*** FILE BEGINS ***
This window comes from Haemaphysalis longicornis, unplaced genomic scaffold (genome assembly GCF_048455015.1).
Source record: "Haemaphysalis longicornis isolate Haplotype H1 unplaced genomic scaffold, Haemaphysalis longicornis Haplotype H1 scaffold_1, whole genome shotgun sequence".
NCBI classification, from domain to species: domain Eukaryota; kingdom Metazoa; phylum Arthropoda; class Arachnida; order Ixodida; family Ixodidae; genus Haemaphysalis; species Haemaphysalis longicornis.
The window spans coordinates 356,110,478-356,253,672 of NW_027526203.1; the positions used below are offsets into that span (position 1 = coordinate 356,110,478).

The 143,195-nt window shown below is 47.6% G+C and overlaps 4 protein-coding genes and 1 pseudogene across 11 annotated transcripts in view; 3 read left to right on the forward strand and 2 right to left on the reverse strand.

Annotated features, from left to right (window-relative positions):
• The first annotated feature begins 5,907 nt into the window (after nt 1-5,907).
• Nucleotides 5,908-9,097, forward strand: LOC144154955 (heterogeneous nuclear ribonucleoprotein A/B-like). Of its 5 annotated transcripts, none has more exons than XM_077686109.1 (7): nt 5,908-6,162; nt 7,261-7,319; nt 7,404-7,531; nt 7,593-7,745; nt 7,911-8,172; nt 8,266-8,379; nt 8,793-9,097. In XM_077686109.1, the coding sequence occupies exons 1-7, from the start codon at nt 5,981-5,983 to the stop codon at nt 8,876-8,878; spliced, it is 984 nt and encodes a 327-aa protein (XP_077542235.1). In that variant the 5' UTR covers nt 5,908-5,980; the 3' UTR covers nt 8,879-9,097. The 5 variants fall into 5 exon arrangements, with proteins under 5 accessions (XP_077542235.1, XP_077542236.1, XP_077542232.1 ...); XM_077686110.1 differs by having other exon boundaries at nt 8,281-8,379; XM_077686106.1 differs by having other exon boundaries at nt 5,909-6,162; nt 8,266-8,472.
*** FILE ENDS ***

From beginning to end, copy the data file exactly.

This window comes from Haemaphysalis longicornis, unplaced genomic scaffold (genome assembly GCF_048455015.1).
Source record: "Haemaphysalis longicornis isolate Haplotype H1 unplaced genomic scaffold, Haemaphysalis longicornis Haplotype H1 scaffold_1, whole genome shotgun sequence".
NCBI classification, from domain to species: domain Eukaryota; kingdom Metazoa; phylum Arthropoda; class Arachnida; order Ixodida; family Ixodidae; genus Haemaphysalis; species Haemaphysalis longicornis.
The window spans coordinates 356,110,478-356,253,672 of NW_027526203.1; the positions used below are offsets into that span (position 1 = coordinate 356,110,478).

The 143,195-nt window shown below is 47.6% G+C and overlaps 4 protein-coding genes and 1 pseudogene across 11 annotated transcripts in view; 3 read left to right on the forward strand and 2 right to left on the reverse strand.

Annotated features, from left to right (window-relative positions):
• The first annotated feature begins 5,907 nt into the window (after nt 1-5,907).
• Nucleotides 5,908-9,097, forward strand: LOC144154955 (heterogeneous nuclear ribonucleoprotein A/B-like). Of its 5 annotated transcripts, none has more exons than XM_077686109.1 (7): nt 5,908-6,162; nt 7,261-7,319; nt 7,404-7,531; nt 7,593-7,745; nt 7,911-8,172; nt 8,266-8,379; nt 8,793-9,097. In XM_077686109.1, the coding sequence occupies exons 1-7, from the start codon at nt 5,981-5,983 to the stop codon at nt 8,876-8,878; spliced, it is 984 nt and encodes a 327-aa protein (XP_077542235.1). In that variant the 5' UTR covers nt 5,908-5,980; the 3' UTR covers nt 8,879-9,097. The 5 variants fall into 5 exon arrangements, with proteins under 5 accessions (XP_077542235.1, XP_077542236.1, XP_077542232.1 ...); XM_077686110.1 differs by having other exon boundaries at nt 8,281-8,379; XM_077686106.1 differs by having other exon boundaries at nt 5,909-6,162; nt 8,266-8,472.